The move by securities market regulator, Securities and Exchange Board of India (SEBI) to introduce mandatory grading of all IPOs by credit rating agency has failed to serve its purpose, noted a recent research by the researchers at Indian Institute of Management - Ahmedabad (IIM-A).
The working paper named, Mandatory IPO Grading: Does It Help Pricing Efficiency? by IIM-A faculties Joshy Jacoby and Sobhesh Kumar Agarwalla showed that mandatory grading of IPOs by a credit rating agency has only a limited influence on the IPO demand of retail and institutional investors. "The low grade issues appear to have weaker demand from investors relative to the ungraded IPOs. But there is no evidence to support improvement in IPO pricing due to the introduction of IPO grading. This suggests the failure of grading as an IPO certification," the study report noted.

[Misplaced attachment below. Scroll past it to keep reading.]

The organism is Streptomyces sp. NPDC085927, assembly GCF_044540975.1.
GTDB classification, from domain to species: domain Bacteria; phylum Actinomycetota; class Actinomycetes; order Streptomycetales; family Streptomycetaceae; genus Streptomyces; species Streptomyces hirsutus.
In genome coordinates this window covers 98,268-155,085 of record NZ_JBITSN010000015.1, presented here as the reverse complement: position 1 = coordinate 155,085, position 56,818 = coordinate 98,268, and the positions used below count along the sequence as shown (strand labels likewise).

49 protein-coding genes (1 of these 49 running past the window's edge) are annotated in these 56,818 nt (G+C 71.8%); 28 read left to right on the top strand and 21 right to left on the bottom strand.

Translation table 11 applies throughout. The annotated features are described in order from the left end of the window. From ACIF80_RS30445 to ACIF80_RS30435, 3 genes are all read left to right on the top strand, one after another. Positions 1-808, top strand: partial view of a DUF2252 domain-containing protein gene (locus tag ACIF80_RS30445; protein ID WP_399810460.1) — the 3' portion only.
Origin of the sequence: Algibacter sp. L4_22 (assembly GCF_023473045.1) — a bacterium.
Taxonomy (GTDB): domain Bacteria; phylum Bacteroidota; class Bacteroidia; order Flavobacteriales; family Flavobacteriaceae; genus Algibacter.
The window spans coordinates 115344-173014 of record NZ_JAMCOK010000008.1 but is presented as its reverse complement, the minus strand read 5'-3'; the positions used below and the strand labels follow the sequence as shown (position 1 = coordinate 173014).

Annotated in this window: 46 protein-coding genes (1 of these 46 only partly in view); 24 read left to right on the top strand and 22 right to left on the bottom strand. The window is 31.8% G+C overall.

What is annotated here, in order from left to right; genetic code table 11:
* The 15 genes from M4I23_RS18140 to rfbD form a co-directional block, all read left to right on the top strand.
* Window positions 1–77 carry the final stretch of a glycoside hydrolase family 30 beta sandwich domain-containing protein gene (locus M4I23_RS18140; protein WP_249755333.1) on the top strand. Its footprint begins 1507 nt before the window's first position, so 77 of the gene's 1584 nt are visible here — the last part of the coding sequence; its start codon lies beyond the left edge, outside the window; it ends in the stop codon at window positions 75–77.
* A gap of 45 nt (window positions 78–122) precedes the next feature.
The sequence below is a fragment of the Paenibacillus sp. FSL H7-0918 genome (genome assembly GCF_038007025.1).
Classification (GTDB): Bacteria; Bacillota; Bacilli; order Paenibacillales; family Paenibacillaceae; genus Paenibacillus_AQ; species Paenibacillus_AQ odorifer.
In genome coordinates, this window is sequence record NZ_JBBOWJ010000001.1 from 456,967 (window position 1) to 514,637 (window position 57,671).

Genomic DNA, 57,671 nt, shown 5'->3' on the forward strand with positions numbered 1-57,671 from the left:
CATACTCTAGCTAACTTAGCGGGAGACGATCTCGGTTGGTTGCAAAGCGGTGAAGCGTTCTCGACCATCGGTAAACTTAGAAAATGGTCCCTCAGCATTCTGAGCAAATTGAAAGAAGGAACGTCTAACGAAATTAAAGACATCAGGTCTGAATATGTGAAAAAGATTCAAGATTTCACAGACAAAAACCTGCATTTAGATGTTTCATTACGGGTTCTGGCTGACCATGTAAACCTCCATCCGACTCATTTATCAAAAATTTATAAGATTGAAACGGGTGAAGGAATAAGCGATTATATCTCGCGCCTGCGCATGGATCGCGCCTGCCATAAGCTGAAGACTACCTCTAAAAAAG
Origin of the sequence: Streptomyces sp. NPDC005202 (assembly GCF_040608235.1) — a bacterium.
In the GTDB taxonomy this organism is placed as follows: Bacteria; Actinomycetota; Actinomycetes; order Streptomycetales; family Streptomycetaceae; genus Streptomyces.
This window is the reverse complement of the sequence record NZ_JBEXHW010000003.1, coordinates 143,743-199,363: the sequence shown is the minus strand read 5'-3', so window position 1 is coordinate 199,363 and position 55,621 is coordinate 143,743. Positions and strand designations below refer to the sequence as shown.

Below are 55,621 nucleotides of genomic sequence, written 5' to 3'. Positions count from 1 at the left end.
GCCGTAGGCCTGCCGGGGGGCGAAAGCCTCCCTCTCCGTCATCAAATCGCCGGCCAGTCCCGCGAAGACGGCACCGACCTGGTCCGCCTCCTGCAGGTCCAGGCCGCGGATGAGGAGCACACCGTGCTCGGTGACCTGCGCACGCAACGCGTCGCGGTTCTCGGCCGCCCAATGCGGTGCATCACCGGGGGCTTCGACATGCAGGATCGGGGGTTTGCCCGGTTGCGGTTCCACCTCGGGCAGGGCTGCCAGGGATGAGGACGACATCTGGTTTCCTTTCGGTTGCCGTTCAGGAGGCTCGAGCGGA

SEBI had made the grading of all IPOs by a credit rating agency mandatory from May 1, 2007. SEBI is the only regulator in the world to mandate the grading of IPOs.
The sample of the study comprised 352 IPOs issued over the six year period between October 2005 and September 2011. Of the sample size, 181 were graded issues.
"Only about one-fifth of the graded IPOs have been given the high grades (4 or 5) and about one-tenth are graded at the lowest level (1). The lowest grade IPOs accounted for a large share of the IPOs during the year 2007. Going by the issue amount, nearly 60 per cent of the graded IPOs are high grade and only 1 per cent is in the lowest grade," the study noted.
Also, the study found that the efficiency of IPO pricing appeared to be uninfluenced by the IPO grades.
The underpricing of the issues is unrelated to their grade. "Graded issues do not have a relatively lower underpricing compared to ungraded issues. Or high grade issues do not have lower underpricing compared to the low grade issues," it said.
According to SEBI, the grade represents an assessment of the fundamentals of that issue relative to the other listed equities in India.
And the grade was expected to provide incremental, readily interpretable and independent information about IPOs to investors. Therefore the grade claimed to help investors better assess the investment potential of IPOs.